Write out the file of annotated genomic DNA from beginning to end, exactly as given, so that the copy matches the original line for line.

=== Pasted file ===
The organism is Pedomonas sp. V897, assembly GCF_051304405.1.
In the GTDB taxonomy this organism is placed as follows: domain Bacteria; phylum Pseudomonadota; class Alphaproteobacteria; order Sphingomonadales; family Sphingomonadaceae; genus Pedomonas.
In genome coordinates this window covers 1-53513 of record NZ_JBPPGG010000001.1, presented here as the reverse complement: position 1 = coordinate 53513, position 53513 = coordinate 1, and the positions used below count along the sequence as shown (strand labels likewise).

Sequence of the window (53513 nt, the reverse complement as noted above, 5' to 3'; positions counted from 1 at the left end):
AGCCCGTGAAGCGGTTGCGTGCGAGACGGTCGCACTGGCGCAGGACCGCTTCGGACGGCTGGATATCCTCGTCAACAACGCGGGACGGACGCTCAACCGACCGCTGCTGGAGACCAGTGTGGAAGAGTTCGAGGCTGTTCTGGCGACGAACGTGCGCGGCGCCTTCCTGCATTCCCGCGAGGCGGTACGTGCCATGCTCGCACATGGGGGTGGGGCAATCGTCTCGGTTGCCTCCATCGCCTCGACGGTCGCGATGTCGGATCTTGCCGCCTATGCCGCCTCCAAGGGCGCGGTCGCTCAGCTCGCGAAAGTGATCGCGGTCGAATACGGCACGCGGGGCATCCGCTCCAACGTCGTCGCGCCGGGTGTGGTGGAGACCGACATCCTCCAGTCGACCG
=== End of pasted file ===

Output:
The organism is Pedomonas sp. V897, assembly GCF_051304405.1.
In the GTDB taxonomy this organism is placed as follows: domain Bacteria; phylum Pseudomonadota; class Alphaproteobacteria; order Sphingomonadales; family Sphingomonadaceae; genus Pedomonas.
In genome coordinates this window covers 1-53513 of record NZ_JBPPGG010000001.1, presented here as the reverse complement: position 1 = coordinate 53513, position 53513 = coordinate 1, and the positions used below count along the sequence as shown (strand labels likewise).

Sequence of the window (53513 nt, the reverse complement as noted above, 5' to 3'; positions counted from 1 at the left end):
AGCCCGTGAAGCGGTTGCGTGCGAGACGGTCGCACTGGCGCAGGACCGCTTCGGACGGCTGGATATCCTCGTCAACAACGCGGGACGGACGCTCAACCGACCGCTGCTGGAGACCAGTGTGGAAGAGTTCGAGGCTGTTCTGGCGACGAACGTGCGCGGCGCCTTCCTGCATTCCCGCGAGGCGGTACGTGCCATGCTCGCACATGGGGGTGGGGCAATCGTCTCGGTTGCCTCCATCGCCTCGACGGTCGCGATGTCGGATCTTGCCGCCTATGCCGCCTCCAAGGGCGCGGTCGCTCAGCTCGCGAAAGTGATCGCGGTCGAATACGGCACGCGGGGCATCCGCTCCAACGTCGTCGCGCCGGGTGTGGTGGAGACCGACATCCTCCAGTCGACCG